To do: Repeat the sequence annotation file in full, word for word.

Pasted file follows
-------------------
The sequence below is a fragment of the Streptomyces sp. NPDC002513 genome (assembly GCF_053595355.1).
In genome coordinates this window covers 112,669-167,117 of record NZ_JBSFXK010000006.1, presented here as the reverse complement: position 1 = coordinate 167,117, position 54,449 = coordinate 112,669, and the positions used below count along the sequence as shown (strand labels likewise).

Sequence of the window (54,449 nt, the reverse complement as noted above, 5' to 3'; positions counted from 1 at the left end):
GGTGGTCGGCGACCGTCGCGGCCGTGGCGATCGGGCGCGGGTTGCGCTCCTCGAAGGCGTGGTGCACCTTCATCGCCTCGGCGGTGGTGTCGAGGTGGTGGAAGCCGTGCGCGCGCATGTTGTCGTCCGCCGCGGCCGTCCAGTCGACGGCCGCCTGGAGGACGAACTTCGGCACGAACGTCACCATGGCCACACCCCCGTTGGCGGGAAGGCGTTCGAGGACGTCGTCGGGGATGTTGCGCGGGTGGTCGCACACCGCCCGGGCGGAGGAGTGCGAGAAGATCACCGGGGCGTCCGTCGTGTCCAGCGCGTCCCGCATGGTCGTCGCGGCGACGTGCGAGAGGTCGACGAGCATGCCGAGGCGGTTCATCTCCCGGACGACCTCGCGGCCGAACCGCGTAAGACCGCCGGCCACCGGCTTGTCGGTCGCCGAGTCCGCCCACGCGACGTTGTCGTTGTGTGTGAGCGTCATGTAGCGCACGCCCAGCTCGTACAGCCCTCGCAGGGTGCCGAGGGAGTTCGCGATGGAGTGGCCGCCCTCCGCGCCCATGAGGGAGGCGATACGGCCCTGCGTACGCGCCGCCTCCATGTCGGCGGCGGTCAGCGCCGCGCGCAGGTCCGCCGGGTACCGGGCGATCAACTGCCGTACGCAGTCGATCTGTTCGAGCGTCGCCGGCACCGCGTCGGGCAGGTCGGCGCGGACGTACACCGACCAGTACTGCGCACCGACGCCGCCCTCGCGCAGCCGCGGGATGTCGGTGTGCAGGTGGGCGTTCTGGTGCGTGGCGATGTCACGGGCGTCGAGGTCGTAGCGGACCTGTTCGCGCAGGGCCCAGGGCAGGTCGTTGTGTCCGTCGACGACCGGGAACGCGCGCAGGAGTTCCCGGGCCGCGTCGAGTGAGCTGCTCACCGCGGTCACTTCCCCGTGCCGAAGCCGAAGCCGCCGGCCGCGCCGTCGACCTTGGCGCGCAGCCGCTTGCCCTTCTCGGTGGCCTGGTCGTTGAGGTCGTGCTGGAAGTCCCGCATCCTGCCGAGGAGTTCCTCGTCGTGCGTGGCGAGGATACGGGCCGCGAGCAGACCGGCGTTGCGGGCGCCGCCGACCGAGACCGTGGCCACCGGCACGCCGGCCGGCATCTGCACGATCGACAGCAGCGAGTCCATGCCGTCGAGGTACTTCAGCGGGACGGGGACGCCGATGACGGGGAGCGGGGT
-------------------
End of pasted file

The sequence below is a fragment of the Streptomyces sp. NPDC002513 genome (assembly GCF_053595355.1).
In genome coordinates this window covers 112,669-167,117 of record NZ_JBSFXK010000006.1, presented here as the reverse complement: position 1 = coordinate 167,117, position 54,449 = coordinate 112,669, and the positions used below count along the sequence as shown (strand labels likewise).

Sequence of the window (54,449 nt, the reverse complement as noted above, 5' to 3'; positions counted from 1 at the left end):
GGTGGTCGGCGACCGTCGCGGCCGTGGCGATCGGGCGCGGGTTGCGCTCCTCGAAGGCGTGGTGCACCTTCATCGCCTCGGCGGTGGTGTCGAGGTGGTGGAAGCCGTGCGCGCGCATGTTGTCGTCCGCCGCGGCCGTCCAGTCGACGGCCGCCTGGAGGACGAACTTCGGCACGAACGTCACCATGGCCACACCCCCGTTGGCGGGAAGGCGTTCGAGGACGTCGTCGGGGATGTTGCGCGGGTGGTCGCACACCGCCCGGGCGGAGGAGTGCGAGAAGATCACCGGGGCGTCCGTCGTGTCCAGCGCGTCCCGCATGGTCGTCGCGGCGACGTGCGAGAGGTCGACGAGCATGCCGAGGCGGTTCATCTCCCGGACGACCTCGCGGCCGAACCGCGTAAGACCGCCGGCCACCGGCTTGTCGGTCGCCGAGTCCGCCCACGCGACGTTGTCGTTGTGTGTGAGCGTCATGTAGCGCACGCCCAGCTCGTACAGCCCTCGCAGGGTGCCGAGGGAGTTCGCGATGGAGTGGCCGCCCTCCGCGCCCATGAGGGAGGCGATACGGCCCTGCGTACGCGCCGCCTCCATGTCGGCGGCGGTCAGCGCCGCGCGCAGGTCCGCCGGGTACCGGGCGATCAACTGCCGTACGCAGTCGATCTGTTCGAGCGTCGCCGGCACCGCGTCGGGCAGGTCGGCGCGGACGTACACCGACCAGTACTGCGCACCGACGCCGCCCTCGCGCAGCCGCGGGATGTCGGTGTGCAGGTGGGCGTTCTGGTGCGTGGCGATGTCACGGGCGTCGAGGTCGTAGCGGACCTGTTCGCGCAGGGCCCAGGGCAGGTCGTTGTGTCCGTCGACGACCGGGAACGCGCGCAGGAGTTCCCGGGCCGCGTCGAGTGAGCTGCTCACCGCGGTCACTTCCCCGTGCCGAAGCCGAAGCCGCCGGCCGCGCCGTCGACCTTGGCGCGCAGCCGCTTGCCCTTCTCGGTGGCCTGGTCGTTGAGGTCGTGCTGGAAGTCCCGCATCCTGCCGAGGAGTTCCTCGTCGTGCGTGGCGAGGATACGGGCCGCGAGCAGACCGGCGTTGCGGGCGCCGCCGACCGAGACCGTGGCCACCGGCACGCCGGCCGGCATCTGCACGATCGACAGCAGCGAGTCCATGCCGTCGAGGTACTTCAGCGGGACGGGGACGCCGATGACGGGGAGCGGGGT